This past weekend, I spoke at the California Homeschool Convention, which is one of the Great Homeschool Conventions. Many home educators attend conventions like this one to get advice from various “experts” on homeschooling, and for this convention, it seems that even the convention center where the event was held wanted to put in its two cents. The facility put out the sign shown on the left, and it was the first thing most people saw as they drove into the convention center. Obviously, the advice is sound, and I hope that the attendees took it to heart!
I gave a total of six talks at the convention, and most of them were for the teens. However, there was one, entitled “What Are They Doing Now?”, that is specifically for the parents. The talk focuses on homeschool graduates and what they are doing with their excellent education. First, I share some statistics, such as the fact that homeschool graduates are more likely to have college degrees and more likely to be in college than their non-homeschooled peers.1,2 I then turn to a discussion of some individual homeschool graduates who are, literally, making the world a better place.
The homeschool graduates I talk about are all doing amazing things. For example, one is a medical doctor and bioethicist, another is an undercover operative for an intelligence agency, and still another is part of a non-governmental organization that is making better nutrition available to those in third-world countries. Many of them have impressive degrees, and many of them skipped university and started making a positive difference in the world right out of homeschool.
I met one of those graduates who started changing the world right out of homeschool. At the ripe old age of 17, she felt the Lord leading her to an orphanage in Monrovia, Liberia. This was not part of some organized trip, and she didn’t know anyone there. She simply felt the leading of the Lord, convinced her parents, and ended up going to that terribly dangerous country because she wanted to help those who had no hope. The orphanage specialized in adopting these children out to parents in developed countries, giving them a chance for a safe, happy life. She thought the Lord wanted her to be a part of such a life-changing ministry.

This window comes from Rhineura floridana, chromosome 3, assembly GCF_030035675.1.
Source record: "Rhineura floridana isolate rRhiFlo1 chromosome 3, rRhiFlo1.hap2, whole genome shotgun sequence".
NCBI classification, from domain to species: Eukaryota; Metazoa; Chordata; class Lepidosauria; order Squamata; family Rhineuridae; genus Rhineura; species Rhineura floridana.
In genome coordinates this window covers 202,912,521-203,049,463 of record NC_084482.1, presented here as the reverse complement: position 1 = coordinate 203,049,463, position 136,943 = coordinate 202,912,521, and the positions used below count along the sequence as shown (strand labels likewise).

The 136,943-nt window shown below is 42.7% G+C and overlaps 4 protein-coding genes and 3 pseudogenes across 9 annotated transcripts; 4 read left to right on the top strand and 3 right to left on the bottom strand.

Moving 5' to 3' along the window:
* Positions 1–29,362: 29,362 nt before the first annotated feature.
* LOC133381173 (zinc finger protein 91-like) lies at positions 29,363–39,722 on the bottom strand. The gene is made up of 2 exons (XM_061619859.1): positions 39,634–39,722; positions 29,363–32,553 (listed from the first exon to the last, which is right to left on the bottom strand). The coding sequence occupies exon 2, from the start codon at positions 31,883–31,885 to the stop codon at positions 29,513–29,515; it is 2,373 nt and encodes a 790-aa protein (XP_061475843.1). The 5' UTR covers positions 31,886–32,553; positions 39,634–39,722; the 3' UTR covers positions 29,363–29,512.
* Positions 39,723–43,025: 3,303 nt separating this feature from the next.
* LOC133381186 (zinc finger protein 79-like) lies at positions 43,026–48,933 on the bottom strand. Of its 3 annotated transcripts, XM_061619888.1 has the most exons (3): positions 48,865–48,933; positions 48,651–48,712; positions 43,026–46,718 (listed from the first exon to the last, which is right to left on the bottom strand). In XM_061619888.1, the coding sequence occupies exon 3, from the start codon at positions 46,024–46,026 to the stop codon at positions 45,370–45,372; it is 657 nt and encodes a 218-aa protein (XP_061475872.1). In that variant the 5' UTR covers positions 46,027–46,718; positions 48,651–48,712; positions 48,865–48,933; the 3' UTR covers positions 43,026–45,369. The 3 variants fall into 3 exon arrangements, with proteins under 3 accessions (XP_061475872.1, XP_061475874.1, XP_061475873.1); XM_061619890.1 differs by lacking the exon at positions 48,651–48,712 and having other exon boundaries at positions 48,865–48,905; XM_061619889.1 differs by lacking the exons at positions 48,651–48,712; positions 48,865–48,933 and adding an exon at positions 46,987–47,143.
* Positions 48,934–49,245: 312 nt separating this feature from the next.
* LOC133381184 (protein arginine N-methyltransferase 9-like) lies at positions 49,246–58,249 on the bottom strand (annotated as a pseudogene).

In the talk, I share a very moving entry from her journal:
I saw parents meet their children for the first time today… for this I was tearing up. These parents have waited so long, taken out loans, done so much paper work, have loved so much even when they have never even met the child.”
I then go on to say that in many ways, this young lady is more impressive than the others who have advanced degrees and are leaders in their field. I can’t even imagine wanting to go to Monrovia on a short-term missions trip, surrounded by familiar people and comfortable in the knowledge that someone had thought through all the details associated with such a trip. Imagine a 17-year-old traveling there on her own and immediately impacting the lives of children like that!
Well, at the end of the talk, the young lady who was recording the session came up to me and told me that her family had worked with the graduate to adopt the two African children that they have! Most of those who heard the talk were still in the room, so I raised my voice and told everyone what this young lady had told me. One of the attendees actually sat back down in her chair and wept tears of joy. Even though we were thousands of miles from Monrovia, we were able to share in the blessing that this graduate had helped to bring to others.
This is what home education produces. It produces amazing graduates who do incredible things, including looking after orphans in their distress (James 1:27). I can’t tell you how wonderful it is to work with people like that!
1. Cogan, Michael F., “Exploring Academic Outcomes of Homeschooled Students,” Journal of College Admission, 208:18-25, 2010.
Return to Text
2. Ray, Brian, Home Educated and Now Adults: Their Community and Civic Involvement, Views about Homeschooling, and Other Traits, HomeSchool Legal Defense Association, 2004
Return to Text